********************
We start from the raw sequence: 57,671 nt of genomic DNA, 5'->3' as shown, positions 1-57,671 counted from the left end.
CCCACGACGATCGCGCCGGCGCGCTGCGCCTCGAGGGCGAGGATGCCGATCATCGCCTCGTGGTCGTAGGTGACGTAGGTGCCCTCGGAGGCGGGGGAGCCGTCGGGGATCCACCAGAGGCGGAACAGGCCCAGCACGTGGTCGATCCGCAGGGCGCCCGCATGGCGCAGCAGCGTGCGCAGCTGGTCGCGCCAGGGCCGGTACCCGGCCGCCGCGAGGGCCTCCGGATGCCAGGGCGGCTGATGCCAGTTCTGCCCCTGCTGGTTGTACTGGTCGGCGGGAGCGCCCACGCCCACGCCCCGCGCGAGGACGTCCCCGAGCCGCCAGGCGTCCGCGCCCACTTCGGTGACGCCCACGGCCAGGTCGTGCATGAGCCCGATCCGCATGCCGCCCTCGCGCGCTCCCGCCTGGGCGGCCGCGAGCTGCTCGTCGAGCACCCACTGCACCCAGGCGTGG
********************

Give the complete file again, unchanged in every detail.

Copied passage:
We start from the raw sequence: 57,671 nt of genomic DNA, 5'->3' as shown, positions 1-57,671 counted from the left end.
CCCACGACGATCGCGCCGGCGCGCTGCGCCTCGAGGGCGAGGATGCCGATCATCGCCTCGTGGTCGTAGGTGACGTAGGTGCCCTCGGAGGCGGGGGAGCCGTCGGGGATCCACCAGAGGCGGAACAGGCCCAGCACGTGGTCGATCCGCAGGGCGCCCGCATGGCGCAGCAGCGTGCGCAGCTGGTCGCGCCAGGGCCGGTACCCGGCCGCCGCGAGGGCCTCCGGATGCCAGGGCGGCTGATGCCAGTTCTGCCCCTGCTGGTTGTACTGGTCGGCGGGAGCGCCCACGCCCACGCCCCGCGCGAGGACGTCCCCGAGCCGCCAGGCGTCCGCGCCCACTTCGGTGACGCCCACGGCCAGGTCGTGCATGAGCCCGATCCGCATGCCGCCCTCGCGCGCTCCCGCCTGGGCGGCCGCGAGCTGCTCGTCGAGCACCCACTGCACCCAGGCGTGG